Rosacea is a chronic inflammatory skin condition that affects the face, neck, head, eyelids, ears, and chest. There’s no cure, but treatments exist to reduce symptoms and make the problem less noticeable.
At Anchorage Dermatology & Cosmetics, Dr. Courtney Bagayoko and our skilled team treat patients with rosacea in their Anchorage, Alaska office. While we offer a full scope of effective solutions for the condition, identifying your triggers — and learning how to avoid them — can help you prevent flare-ups from occurring. Here’s what you need to know.
Rosacea is a common inflammatory skin condition whose symptoms are often confused with those of acne, eczema, or an allergic skin reaction. It affects up to 20% of the population, particularly women over 30 who have fair skin and blue eyes, though darker-skinned people can also develop it. Symptoms may come and go, and they can change over time.
Rosacea comes in three primary types, categorized by the symptoms they cause:
Signs and symptoms of all three include stinging, itching, or burning sensations in the affected areas. In addition, rosacea can cause inflammation of the eyelids and eyes (ocular rosacea) that leads to dryness, redness, irritation, and blurry vision.
Doctors don’t know exactly what causes rosacea, but they believe both genetic and environmental factors may be involved in its development.
Studies suggest that rosacea may arise from blood vessel abnormalities and problems with the immune system. People with rosacea have blood vessels that dilate too easily, causing the characteristic facial redness and skin flushing.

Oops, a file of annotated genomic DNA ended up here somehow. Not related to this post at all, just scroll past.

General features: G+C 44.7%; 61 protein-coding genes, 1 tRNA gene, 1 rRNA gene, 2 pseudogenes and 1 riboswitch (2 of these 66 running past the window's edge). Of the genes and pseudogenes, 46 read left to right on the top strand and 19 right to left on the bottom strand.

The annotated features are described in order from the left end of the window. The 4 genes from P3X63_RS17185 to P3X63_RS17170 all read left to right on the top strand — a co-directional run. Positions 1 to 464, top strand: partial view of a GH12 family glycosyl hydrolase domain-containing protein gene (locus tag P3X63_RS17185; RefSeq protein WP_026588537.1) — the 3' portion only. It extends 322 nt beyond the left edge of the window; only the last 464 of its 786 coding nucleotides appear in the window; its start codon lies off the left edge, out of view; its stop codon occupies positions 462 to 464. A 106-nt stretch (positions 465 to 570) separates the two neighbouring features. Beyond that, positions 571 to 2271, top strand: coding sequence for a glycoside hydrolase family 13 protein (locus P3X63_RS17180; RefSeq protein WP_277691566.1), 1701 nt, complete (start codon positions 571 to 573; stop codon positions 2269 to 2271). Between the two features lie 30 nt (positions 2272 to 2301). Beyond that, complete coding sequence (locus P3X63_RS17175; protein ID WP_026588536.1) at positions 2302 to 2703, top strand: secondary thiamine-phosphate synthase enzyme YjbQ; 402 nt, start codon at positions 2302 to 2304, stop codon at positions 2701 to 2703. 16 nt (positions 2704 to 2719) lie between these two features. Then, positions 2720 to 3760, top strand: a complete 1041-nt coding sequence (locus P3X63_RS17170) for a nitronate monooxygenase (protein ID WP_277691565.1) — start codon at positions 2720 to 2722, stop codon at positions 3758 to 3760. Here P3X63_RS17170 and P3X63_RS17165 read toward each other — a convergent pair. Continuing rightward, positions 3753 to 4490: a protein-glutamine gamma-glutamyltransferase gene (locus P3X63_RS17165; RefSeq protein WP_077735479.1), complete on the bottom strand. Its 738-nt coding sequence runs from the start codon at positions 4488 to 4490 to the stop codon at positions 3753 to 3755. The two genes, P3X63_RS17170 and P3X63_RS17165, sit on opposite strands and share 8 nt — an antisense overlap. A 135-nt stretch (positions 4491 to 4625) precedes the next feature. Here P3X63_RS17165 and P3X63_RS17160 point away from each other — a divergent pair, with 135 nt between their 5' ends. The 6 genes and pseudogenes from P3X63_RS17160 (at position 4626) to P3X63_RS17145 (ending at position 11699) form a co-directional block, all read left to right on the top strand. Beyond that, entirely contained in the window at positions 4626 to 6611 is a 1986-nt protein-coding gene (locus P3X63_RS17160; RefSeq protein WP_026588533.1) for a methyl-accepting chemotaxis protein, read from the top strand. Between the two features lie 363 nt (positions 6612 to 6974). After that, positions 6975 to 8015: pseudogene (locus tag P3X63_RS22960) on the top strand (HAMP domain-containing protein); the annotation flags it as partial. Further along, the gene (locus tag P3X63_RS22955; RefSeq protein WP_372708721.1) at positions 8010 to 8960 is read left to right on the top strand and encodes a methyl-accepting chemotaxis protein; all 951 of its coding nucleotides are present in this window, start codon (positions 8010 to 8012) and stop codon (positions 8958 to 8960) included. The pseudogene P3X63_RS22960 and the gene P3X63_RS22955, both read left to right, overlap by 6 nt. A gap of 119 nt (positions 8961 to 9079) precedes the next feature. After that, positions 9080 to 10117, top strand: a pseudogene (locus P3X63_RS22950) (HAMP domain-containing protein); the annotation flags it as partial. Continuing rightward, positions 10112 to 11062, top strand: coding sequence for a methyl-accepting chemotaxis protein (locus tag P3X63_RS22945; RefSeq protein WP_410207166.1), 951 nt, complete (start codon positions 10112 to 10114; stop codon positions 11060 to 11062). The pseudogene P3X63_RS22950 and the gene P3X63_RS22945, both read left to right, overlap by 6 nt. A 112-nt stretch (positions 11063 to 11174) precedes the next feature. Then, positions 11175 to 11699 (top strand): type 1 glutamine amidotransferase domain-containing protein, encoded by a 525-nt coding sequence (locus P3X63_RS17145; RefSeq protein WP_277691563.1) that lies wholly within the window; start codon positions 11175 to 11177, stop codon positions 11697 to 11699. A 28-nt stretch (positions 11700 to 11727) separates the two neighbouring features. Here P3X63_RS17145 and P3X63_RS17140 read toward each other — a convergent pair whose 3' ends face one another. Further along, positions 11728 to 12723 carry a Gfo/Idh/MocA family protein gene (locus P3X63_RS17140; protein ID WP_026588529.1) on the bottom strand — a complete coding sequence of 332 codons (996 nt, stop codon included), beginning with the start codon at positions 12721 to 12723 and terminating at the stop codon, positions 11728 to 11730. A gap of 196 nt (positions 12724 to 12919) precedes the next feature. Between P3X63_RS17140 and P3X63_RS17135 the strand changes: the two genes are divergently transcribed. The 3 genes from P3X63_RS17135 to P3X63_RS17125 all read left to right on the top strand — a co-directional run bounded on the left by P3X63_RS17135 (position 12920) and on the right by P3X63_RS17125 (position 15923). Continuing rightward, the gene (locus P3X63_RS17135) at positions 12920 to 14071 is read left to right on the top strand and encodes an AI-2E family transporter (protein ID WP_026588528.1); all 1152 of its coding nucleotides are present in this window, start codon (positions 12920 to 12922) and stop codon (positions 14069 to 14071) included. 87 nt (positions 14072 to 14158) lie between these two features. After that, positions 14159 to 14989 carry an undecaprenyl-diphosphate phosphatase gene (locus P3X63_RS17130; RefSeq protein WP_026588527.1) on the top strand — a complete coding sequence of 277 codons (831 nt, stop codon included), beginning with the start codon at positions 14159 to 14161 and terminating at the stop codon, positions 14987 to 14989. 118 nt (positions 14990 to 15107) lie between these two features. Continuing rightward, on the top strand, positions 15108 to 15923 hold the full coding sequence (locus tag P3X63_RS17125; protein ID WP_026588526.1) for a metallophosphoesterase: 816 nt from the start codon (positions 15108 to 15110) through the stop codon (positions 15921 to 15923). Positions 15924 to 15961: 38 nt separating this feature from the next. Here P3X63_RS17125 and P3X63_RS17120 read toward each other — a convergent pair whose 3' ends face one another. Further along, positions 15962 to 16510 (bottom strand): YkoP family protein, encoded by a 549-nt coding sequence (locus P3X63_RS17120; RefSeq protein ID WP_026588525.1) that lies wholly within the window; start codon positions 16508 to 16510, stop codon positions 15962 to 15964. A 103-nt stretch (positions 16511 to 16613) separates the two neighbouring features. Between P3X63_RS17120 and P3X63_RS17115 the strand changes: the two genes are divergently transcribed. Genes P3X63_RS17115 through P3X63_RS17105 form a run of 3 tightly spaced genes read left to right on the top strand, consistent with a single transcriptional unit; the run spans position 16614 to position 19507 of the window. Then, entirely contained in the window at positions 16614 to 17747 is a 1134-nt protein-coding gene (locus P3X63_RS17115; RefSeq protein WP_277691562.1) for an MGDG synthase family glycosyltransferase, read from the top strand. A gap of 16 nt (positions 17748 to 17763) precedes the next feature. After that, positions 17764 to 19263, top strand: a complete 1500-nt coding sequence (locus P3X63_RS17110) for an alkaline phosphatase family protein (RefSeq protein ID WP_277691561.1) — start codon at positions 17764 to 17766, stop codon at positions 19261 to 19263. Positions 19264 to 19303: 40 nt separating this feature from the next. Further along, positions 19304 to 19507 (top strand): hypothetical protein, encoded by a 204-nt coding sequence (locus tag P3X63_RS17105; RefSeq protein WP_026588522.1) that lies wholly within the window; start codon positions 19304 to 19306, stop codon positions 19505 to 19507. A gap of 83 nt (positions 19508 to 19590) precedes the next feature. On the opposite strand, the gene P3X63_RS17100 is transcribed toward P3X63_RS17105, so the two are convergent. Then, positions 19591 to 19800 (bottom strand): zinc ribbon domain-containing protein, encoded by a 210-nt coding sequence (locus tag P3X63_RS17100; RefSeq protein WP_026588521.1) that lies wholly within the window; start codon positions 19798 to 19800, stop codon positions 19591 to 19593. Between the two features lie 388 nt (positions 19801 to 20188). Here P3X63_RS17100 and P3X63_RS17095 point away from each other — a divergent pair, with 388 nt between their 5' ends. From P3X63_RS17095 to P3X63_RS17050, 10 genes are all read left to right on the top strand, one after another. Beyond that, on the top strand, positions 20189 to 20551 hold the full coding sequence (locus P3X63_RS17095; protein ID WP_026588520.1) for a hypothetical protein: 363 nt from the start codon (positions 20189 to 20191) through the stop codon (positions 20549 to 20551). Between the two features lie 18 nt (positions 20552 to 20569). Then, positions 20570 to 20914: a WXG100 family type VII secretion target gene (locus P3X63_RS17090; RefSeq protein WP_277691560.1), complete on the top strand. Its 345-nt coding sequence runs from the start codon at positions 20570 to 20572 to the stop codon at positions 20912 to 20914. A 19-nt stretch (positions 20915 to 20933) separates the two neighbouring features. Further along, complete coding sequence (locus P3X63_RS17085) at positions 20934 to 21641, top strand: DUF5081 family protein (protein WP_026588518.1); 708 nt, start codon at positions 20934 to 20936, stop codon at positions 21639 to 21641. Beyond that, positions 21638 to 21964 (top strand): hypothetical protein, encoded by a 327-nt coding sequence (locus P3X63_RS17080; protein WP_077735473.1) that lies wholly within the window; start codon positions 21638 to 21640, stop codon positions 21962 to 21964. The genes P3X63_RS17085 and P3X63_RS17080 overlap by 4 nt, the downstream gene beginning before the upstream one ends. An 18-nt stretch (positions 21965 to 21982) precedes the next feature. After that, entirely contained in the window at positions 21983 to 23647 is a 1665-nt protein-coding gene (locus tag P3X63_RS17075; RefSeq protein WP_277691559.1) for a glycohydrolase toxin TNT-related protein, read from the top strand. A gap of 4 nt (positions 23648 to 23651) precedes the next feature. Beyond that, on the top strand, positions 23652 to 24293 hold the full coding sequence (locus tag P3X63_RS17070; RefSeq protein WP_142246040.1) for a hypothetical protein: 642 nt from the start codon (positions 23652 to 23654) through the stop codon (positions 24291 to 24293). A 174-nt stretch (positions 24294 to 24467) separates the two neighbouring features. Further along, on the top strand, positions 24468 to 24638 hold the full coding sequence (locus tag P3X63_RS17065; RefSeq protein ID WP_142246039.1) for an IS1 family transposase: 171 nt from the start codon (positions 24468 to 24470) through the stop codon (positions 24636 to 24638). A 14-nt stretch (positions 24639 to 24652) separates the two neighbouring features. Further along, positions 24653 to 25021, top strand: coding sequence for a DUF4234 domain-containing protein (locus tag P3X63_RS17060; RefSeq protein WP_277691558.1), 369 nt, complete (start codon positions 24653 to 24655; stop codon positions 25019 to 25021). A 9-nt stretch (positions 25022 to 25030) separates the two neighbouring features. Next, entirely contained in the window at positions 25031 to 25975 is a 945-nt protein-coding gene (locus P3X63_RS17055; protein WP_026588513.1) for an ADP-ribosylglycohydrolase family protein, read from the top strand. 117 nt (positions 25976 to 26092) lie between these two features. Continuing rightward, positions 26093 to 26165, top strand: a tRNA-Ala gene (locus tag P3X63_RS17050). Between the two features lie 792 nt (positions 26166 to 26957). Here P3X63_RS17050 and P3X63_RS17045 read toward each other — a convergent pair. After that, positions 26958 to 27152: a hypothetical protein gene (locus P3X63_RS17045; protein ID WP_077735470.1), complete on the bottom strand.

And while inflammation is the immune system’s normal response to injury, pathogens, and environmental toxins, inflammation related to rosacea is abnormal, interfering with the skin's ability to act as a protective barrier for the body.
External factors can both increase your risk of developing rosacea and trigger its symptoms. Well-studied triggers include:
Most triggers cause blood vessels in the skin to dilate, leading to the characteristic redness and flushing.
Knowing what your triggers are can help you avoid encountering them or allow you to minimize your risk of a flare-up.
It’s easy to avoid smoking, alcohol, and spicy foods. But while you can’t always avoid going outside and being exposed to UV light, heat, cold, or windy conditions, you can shade your skin with clothing and hats when you do go out, and you can apply sunscreen to minimize your risk.
If you have a problem with H. pylori, Dr. Bagayoko can treat the infection with two antibiotics at the same time to help resolve the situation. Common treatments for a Demodex problem include metronidazole-based therapies, benzoyl benzoate, and sulfur.
Want more tips about avoiding rosacea triggers and managing your condition? Call Anchorage Dermatology & Cosmetics at 907-865-8455, or book your appointment online with us today.